Once you learn to ride a bicycle, you can always ride a bicycle. One of nature’s certainties. Well, like most of our experiences, it is true only within narrow limits. There are exceptions.
My youngest brother, Michael sent me a story with an embedded video. It was eye-opening. Destin Sandler, engineer and YouTube educator devised a bike that steers differently than a conventional bicycle.
What did he learn?
That tells us things.
In a different context, how do you feel about saving money?
If it is an ingrained habit, it would he hard to stop doing so. I had a 91-year-old client who saved 40% of his income tell me, “I might need it when I am old.”
In the same way, it would be hard to start.
People are creatures of habit and for a reason. Most habits get us things we want. They are a shortcut to some complicated outcome. If you had to write the algorithm to ride a bicycle you would find that it was exceedingly difficult. Unconscious competence is common in humans.
Sometimes though habits become obsolete and require amendment. Amending works, but not well in the short run. The brain does not give up its hard won algorithms without a fight.
All of this is why strategic financial literacy is such an important subject.
More sophisticated subjects include where money comes from, and how debt and investment are like time machines that move spending in time so that spending need not correspond exactly with the time that the money is earned. Both have additional characteristics like risk, security, and compound interest. You can learn the arithmetic nuance later.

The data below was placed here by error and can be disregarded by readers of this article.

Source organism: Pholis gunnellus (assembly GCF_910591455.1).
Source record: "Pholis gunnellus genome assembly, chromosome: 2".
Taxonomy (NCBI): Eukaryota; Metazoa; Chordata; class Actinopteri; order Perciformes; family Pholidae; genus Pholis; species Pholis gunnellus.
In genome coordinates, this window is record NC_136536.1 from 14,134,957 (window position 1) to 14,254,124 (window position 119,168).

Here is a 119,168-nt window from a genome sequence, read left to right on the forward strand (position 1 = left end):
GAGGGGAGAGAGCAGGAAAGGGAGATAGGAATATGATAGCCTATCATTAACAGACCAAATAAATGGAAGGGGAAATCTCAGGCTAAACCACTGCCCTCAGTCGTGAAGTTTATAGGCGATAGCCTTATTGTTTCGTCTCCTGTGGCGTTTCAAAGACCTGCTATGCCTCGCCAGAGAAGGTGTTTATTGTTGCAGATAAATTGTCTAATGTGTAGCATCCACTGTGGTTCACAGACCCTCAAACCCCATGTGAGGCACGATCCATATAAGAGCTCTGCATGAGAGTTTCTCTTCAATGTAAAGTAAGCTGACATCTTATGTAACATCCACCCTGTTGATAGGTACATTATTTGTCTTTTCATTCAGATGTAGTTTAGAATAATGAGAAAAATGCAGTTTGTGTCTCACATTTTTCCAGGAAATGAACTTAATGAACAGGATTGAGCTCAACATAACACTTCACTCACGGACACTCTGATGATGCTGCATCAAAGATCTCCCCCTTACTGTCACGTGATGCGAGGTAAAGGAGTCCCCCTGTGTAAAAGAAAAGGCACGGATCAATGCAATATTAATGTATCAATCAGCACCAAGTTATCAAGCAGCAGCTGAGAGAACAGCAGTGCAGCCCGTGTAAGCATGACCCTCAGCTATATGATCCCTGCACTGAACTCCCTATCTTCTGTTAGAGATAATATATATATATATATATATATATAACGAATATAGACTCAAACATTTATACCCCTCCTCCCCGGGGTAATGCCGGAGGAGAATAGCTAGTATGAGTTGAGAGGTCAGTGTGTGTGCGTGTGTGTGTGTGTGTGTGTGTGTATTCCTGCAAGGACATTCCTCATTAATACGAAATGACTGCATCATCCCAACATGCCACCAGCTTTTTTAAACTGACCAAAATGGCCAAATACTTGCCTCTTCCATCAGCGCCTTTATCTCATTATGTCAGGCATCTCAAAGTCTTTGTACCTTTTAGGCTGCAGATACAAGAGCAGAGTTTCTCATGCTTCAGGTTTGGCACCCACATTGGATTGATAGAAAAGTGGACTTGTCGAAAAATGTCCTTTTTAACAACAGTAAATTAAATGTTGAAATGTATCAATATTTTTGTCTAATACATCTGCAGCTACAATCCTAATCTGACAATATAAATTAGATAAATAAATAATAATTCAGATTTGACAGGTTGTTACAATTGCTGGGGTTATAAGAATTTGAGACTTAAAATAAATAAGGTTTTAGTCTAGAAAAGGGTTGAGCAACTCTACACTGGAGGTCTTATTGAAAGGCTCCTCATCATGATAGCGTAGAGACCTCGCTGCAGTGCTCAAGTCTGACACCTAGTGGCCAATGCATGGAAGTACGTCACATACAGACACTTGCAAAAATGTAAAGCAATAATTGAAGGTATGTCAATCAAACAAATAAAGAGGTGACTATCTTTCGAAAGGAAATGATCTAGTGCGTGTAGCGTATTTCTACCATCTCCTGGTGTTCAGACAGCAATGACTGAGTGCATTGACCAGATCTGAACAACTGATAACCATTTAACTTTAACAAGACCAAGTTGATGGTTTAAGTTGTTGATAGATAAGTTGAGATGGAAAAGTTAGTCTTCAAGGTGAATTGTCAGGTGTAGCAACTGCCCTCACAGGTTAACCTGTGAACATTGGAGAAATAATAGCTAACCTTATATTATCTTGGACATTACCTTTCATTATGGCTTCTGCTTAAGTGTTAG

As times change it might be necessary to learn other techniques. If inflation is very high then borrowing at fixed rates probably makes sense. If interest is very low, spending seems to be a good choice. Almost no cost to acquire money if you need it and almost no value added to keep it.
People resist, but every time they adapt they get better at changing. Neuro-plasticity improves.
There is much to teach about financial matters, and the important material is not found in the details of how mortgages and credit cards work.
For example, how do you teach a child how income taxes work? Have them buy an ice cream cone with their own money and then you, as the governing body, eat a third of it. Half if it is a three scoop cone.
They will be tax aware forever.
Don Shaughnessy is a retired partner in an international public accounting firm and is presently with The Protectors Group, a large personal insurance, employee benefits and investment agency in Peterborough Ontario.